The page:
The characters you’re about to meet insisted that we writethis book for them.We’ve all got them—nonplayer characters (NPCs) whoseem as alive as real-life people, NPCs that the playersremembered long after the adventure was forgotten. In thisbook are some of the most helpful and notorious NPCs thatwe’ve created for our own campaigns. Now we want to seewhat you can do with them.You’ll meet Qirtaia, a djinni who’s the most dangerouspacifist you’ll ever know; Melantha, inquisitor of St. Cuth-bert and a criminal’s worst nightmare; and Draganoth, aminotaur wizard who uses spells to improve his combatprowess. You’ll also encounter adventuring companies suchas the Circle of Green and the mostly undeadmembers of the Pale Grin—thoughperhaps you’ll wish you hadn’t.
Enemies and Allies
intentionallyavoids long NPC histories and intri-cately detailed descriptions. Melan-tha’s creator could spend an hourtelling you about her family history, of course, and PCs who have met Qirtaiawould recognize his gravelly voiceanywhere. We have not put them in aspecific place or given them particularagendas either. We don’t want tocramp your style. These charac-ters are yours to do with as youwill. Alter them as little or asmuch as you like.All NPCs aren’t powerfulpatrons or villains, of course. Thisbook has plenty of typical alley thugs,temple guards, city guards, and spellcastingminions to populate the streets, neighborhoods,fortresses, and dungeons of your adventures.You’ll also find statistics in this book for the iconiccharacters depicted in Chapter 3 of the
These characters are the ones we use when we’replaytesting new adventures, monsters, and guidebooksfor the D&D®game. Now you can call on them too if youneed a character on short notice. Again, make them yourown. If you want Krusk the barbarian to multiclass intothe bard class, go right ahead.The D&D game is ultimately about characters. Theywork together, they fight one another, they negotiate andargue, and they even mourn the passing of others. Thecharacters in this book may become trusted friends orfrustrating nemeses. But however you use them, let yourown imagination bring them to life. They insist.
The NPCs in
Enemies and Allies
are divided into five mainsections: crime, religion, mages, the law, and adventurers.The borders between these areas can be fuzzy—you’llfind a cleric in the crime section and a sorcerer in the reli-gion section, for example.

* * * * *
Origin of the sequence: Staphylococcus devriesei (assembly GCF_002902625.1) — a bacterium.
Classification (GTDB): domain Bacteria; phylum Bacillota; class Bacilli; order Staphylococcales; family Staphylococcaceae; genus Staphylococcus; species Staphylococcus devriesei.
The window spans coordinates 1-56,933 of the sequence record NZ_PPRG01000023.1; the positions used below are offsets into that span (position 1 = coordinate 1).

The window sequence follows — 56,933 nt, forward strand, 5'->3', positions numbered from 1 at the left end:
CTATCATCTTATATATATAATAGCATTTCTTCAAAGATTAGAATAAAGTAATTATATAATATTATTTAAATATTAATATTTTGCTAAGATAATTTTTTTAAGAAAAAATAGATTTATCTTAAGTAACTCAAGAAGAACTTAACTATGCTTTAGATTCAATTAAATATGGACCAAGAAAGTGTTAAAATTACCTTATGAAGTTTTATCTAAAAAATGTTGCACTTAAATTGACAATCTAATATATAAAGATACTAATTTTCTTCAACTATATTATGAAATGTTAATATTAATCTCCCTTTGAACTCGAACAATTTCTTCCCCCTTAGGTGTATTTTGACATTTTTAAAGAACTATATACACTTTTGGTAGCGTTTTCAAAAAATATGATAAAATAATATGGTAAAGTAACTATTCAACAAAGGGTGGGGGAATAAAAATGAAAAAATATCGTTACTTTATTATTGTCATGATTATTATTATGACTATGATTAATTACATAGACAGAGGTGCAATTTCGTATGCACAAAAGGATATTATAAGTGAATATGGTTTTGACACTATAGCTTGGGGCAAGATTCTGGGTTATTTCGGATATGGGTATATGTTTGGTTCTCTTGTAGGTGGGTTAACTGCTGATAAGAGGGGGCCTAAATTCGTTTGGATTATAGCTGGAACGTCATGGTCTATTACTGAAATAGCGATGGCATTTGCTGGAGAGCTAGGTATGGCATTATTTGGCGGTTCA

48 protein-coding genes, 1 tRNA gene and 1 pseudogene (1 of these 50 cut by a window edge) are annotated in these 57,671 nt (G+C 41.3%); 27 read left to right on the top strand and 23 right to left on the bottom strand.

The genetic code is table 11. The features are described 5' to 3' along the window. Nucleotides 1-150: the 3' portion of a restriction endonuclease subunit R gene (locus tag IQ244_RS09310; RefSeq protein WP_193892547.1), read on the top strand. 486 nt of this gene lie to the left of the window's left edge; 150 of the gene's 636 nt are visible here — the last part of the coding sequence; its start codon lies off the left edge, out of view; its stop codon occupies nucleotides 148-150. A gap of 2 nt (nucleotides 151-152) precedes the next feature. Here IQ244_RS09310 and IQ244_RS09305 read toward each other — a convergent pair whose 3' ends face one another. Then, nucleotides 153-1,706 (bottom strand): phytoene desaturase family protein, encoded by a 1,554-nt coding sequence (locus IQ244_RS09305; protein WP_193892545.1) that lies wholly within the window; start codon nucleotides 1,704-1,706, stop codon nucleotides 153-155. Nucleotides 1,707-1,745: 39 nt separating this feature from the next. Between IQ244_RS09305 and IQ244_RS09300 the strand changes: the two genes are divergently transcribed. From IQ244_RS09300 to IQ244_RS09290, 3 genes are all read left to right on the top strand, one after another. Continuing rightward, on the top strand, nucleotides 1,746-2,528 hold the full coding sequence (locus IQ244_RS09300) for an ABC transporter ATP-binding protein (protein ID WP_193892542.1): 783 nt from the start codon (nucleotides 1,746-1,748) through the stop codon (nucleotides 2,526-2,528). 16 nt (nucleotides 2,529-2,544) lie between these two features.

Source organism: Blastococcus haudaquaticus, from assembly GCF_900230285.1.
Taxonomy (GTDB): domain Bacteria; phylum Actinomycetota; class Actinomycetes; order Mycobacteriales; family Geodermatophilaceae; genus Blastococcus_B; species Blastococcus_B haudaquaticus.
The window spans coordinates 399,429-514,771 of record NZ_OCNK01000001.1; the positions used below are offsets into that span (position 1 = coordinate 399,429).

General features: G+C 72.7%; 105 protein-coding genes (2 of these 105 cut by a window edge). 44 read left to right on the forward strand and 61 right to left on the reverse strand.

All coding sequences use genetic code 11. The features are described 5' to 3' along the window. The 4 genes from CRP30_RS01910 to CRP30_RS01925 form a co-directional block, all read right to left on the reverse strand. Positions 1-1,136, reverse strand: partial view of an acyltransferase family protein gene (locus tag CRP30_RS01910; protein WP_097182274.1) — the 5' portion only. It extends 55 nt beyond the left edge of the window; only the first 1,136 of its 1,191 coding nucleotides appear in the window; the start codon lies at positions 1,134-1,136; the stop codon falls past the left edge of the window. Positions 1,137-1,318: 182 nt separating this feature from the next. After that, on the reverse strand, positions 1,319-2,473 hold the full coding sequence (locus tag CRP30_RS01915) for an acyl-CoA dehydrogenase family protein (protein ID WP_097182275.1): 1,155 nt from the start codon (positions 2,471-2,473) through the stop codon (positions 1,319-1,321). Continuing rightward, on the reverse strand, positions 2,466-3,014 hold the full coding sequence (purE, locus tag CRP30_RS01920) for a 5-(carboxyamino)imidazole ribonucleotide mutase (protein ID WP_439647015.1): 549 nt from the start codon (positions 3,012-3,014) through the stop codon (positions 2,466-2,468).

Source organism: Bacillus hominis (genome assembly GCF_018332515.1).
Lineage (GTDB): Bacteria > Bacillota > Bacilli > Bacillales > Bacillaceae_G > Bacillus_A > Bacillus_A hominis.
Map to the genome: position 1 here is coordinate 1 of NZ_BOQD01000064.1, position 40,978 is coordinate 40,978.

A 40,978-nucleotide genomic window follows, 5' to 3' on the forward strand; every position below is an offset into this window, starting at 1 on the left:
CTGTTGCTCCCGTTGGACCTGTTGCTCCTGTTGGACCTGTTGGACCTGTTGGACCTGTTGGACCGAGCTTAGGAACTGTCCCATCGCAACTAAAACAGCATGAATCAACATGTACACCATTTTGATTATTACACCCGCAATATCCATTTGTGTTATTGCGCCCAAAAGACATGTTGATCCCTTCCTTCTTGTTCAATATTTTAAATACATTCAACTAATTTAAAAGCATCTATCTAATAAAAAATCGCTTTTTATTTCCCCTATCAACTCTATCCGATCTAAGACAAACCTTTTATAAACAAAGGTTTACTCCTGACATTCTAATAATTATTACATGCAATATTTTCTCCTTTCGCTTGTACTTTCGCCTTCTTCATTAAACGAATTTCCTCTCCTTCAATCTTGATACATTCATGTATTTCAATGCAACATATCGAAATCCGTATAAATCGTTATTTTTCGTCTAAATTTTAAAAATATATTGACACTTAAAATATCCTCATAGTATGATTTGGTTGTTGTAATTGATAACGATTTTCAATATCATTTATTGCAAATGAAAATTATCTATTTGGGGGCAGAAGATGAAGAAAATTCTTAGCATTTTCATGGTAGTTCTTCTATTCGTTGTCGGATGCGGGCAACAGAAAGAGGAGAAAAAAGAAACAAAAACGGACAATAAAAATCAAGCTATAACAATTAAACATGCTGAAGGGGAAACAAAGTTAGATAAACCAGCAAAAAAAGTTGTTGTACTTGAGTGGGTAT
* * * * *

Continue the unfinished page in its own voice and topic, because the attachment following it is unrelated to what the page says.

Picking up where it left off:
Here are the typical pickpockets, thugs, andthe master of the thieves’guild, among others. There’s alsoa not-so-nice djinni, a mind flayer assassin, and a druidwho specializes in urban ecologies.
Some clerics, such as Neshia, high priest of Pelor, are a boon to adventurers. Others, such as Mandel,high priest of Hextor, are dangerous, crafty foes. If PCs stepon the wrong side of the law, they may bechallenged by an inquisitor of St. Cuthbertwho doesn’t take “no” for an answer. Thissection also provides typical temple guardsand wardens to sprinkle throughout youradventures.
This section introduces you totypical minions and apprentices, plus amage who’s a pyromaniac, a dwarven necro-mancer, and even a minotaur with grandambitions. Perhaps the most helpfulcharacter to adventurers is a learnedsage who’s fighting a battle he can’tpossibly win.
Typical city guards, eliteguards, and guard commanders fillthis section, along with an elvenwarden of the forest who patrols thewoodland paths, not the city streets.The whole spectrum of the law iscovered in this section, from pettybureaucrats to fearsome vigilantes.
Adventuring com-panies take many forms. One evilgroup presented in this sectionincludes two undead members and agolem; another group, not evil butsometimes harsh, focuses on wilder-ness adventures. A third adventuringcompany cares only for personalenrichment. And if you ever wonderedwhat the statistics for a blindfoldedumber hulk monk or a phase spiderrogue look like, this is the place for you.The first of three appendices providesa quick way for you to generate NPCsbased on the role they play in your adven-ture. A few tosses of the dice, and yourhigh-level patron or low-level minion isready to meet the PCs. We’ve also put the PCs we use forplaytesting in their own appendix. You’ll get to see whatJozan, Lidda, Mialee, Tordek, and the other iconic D&Dcharacters look like at various levels in a second appendixand finally, the third appendix lists all the NPCs in thisbook by Challenge Rating.For the sake of brevity (this book contains a
of infor-mation), the details of class abilities do not appear in thestatistics presented here. Chapter 3 of the
and Chapter 2 of the
describe these abilities thoroughly.
Player Characters vs.Nonplayer Characters
Enemies and Allies
con-tains information about NPCsyou can use in any D
game you run. Thelists of iconic characters (foundin this book’s Appendix 2) arefor PCs, however, and it isimportant to maintain the dis-tinction. These characters areideal for players who want to trynew types of characters (butdon’t have time to roll up that15th-level druid in time fortonight’s game), but as NPCsthey aren’t appropriate to gameplay, mostly because of theamount of treasure they pos-sess. Player characters, as dis-cussed in Chapter 2 of the
, simplyhave "more stuff" than NPCs. Ifyou want to use Mialee orTordek as an NPC in yourgame, you’ll need to makesome adjustments—or you cansimply use the tables in Chap-ter 2 of the
to quickly create yourown NPCs. If you need a spe-cific type, Appendix 1 can helpyou out.